Host Lance Davis explains that the podcast is based on his new and as yet unpublished book, Don’t Call It Nothing: The Lost History of ‘90s Roots, Rap & Rock ‘n’ Roll. This 900+ page reference tome is a celebration of the decade's best music, much of which was nearly invisible to the American public.Support the show
All right, welcome to Don’t Call It Nothing, the podcast dedicated to the lost history of 90s roots, rap & rock and roll. I'm your host, Lance Davis, and I just wrote a book of the same name … whaaaaat??? That's right. I just wrote Don’t Call It Nothing: The Lost History of 90s Roots, Rap and Rock ‘n’ Roll. It's over 900 pages, which proves that I do love to keep writing. It's still early for release. I don't know when it's gonna come out. I still got to edit it, do the copyright thing. But, it is done. The first big draft is done.
The book itself is a part memoir, part social history, and of course, part reference manual for the decade. As far as the memoir portion of it, that's really just the introduction. It's sort of my life story, but as it intersects with the music I was into at that time, up to and including the 1990s. I started the decade at Chico State (California) as a DJ at KCSC. That was September of 1989 when I started at the Livewire. I was there for three years? Yeah, that's right three years, eventually became music director, and graduated in ‘92. My mom died on January 1st of ‘93. And so having graduated and you know, spinning because my mom died, I decided to go up to Seattle where I had a bunch of family. Just kind of start things fresh. And of course, Seattle in 1993 was kind of poppin. So, I stayed there for a few years, wrote for the local alternative weekly, The Stranger, and saw a lot of great shows. Some of those articles I wrote I've reproduced in the book, just the text, to give you an idea of what I was listening to and what was out there. From Seattle, I moved back to LA briefly, and then I went east. In fact, I went south, deep south. I moved to Baton Rouge in ‘97, then moved to Tuscaloosa, Alabama to get my Master's in American Studies at UA. Roll Tide. After that I moved to Austin, but that was in 2000, kind of outside the scope of the podcast and book. So, I will probably address that only obliquely. Oh, do you hear all the dogs barking? I've decided to say fuck it. If you get dogs in the background, you get dogs in the background. This garage is too damn hot.
Okay, so what is the book beyond the introduction? I just kept it straightforward. I do 1990, then ‘91, ‘92, it's basically a rundown of my favorite albums, and also albums worth mentioning, (as well as) EPs, singles, and compilations. But, I think my favorite part of the book really isn't in the book. What I did for each year was create a 100-track Spotify playlist. Every group (on the playlist) is represented once, no duplicate artists, only one cover song for the whole year. I also include a Christmas song in each year, I thought that would be fun. And every Spotify playlist for each of the years, the first track on the playlist has to be the first track on an album and then the last track on the playlist has to be the last track on an album. Then I also have YouTube playlists for each year. It's not 100 videos, it's 150. Some videos like actual videos like as if you were going to get on MTV. That's funny. But those kinds of videos, live stuff, some interviews, not a lot. Between the book, the Spotify playlists, the YouTube playlists, and I think this podcast, I think we're gonna get a pretty good idea of the 1990s at its best. Not the 1990s at its most popular. But, the 1990s that I experienced — and I'm gonna guess a lot of you experienced — at the club level, you know, maybe the concert hall level. But, not this arena level. This Lollapalooza/Warped Tour level. Not that it's bad, necessarily, to go to those. I'm just saying that that is not the framework by which I'm going to define the decade. No, no, no.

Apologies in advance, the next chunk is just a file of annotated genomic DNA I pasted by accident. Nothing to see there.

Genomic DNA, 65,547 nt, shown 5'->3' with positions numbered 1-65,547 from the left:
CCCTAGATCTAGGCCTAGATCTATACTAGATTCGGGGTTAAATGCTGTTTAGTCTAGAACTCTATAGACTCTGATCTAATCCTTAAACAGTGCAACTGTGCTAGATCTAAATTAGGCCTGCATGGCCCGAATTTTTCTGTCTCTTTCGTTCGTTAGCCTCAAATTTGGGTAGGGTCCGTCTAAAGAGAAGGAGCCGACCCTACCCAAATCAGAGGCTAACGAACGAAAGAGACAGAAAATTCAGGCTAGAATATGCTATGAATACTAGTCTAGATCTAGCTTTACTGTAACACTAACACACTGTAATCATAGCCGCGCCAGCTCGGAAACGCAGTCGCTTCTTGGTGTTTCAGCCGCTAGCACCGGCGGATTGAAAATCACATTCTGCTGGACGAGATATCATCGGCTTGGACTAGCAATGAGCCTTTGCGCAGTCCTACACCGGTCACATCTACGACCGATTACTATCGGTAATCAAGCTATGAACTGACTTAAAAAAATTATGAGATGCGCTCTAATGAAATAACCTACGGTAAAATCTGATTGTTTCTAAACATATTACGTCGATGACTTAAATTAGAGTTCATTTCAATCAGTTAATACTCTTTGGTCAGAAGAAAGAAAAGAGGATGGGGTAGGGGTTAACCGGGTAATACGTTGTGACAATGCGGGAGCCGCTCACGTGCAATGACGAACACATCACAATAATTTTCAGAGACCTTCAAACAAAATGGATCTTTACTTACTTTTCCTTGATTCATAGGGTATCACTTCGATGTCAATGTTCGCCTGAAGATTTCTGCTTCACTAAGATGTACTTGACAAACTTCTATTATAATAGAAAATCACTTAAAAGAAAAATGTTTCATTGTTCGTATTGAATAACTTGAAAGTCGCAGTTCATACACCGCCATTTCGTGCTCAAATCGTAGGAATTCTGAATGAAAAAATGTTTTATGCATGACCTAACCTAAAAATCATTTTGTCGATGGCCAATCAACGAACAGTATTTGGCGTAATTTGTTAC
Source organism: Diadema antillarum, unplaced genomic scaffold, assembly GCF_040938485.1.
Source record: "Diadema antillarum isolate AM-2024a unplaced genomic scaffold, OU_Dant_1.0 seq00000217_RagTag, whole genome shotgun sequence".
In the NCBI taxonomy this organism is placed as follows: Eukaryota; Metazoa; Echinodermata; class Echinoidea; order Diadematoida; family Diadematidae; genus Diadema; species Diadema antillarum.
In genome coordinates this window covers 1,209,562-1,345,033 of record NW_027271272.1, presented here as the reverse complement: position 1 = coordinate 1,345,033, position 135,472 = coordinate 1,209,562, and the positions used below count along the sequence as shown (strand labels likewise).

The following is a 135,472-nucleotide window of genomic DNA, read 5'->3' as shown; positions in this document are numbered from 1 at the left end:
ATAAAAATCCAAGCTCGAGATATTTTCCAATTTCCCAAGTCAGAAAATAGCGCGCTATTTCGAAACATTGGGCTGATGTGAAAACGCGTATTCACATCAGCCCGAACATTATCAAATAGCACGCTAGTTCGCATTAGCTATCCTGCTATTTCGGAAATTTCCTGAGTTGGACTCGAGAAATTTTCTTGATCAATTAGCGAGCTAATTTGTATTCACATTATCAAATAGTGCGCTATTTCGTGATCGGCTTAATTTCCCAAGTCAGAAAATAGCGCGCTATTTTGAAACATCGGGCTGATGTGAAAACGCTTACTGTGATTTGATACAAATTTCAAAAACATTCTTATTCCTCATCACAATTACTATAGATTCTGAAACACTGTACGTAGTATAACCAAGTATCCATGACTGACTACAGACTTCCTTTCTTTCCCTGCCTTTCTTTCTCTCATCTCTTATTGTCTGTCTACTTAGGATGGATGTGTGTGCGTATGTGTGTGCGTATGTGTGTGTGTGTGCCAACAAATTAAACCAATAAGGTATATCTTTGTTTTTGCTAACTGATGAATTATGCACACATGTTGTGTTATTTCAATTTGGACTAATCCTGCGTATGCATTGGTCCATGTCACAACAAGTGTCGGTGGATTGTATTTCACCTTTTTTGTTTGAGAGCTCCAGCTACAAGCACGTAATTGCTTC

This entire multimedia extravaganza is all a part of the same motivation, which is is the best music of the 1990s deserves to be remembered. Simple. Like, that's really what my motivation is. It's 2021, we turn on classic rock radio, if this were a normally functioning, organic culture, when I turn on classic rock radio, I should be hearing music that's about 20-30 years old. That's the 1990s. So give me some GBV. It could even be the ballad, “Hold On Hope,” it doesn't matter. Give me some Pavement. Obviously, “Cut Your Hair” is huge. What about a “Spit On A Stranger”? Instead, what do we get on classic rock radio? We still get “Hotel California.” We still get “Don’t Stop Believin’.” Why is this the framework by which people understand what classic rock means? And in fact, when you go to classic rock radio — KLOS here in LA — you will more than likely hear the Eagles. You'll hear the Stones. You'll hear Springsteen and all those guys. But, you don’t hear Dinosaur Jr. Or, you know, Uncle Tupelo. Or hell, do you even hear Nirvana? You probably do hear Nirvana, but you ain't gonna hear Mudhoney.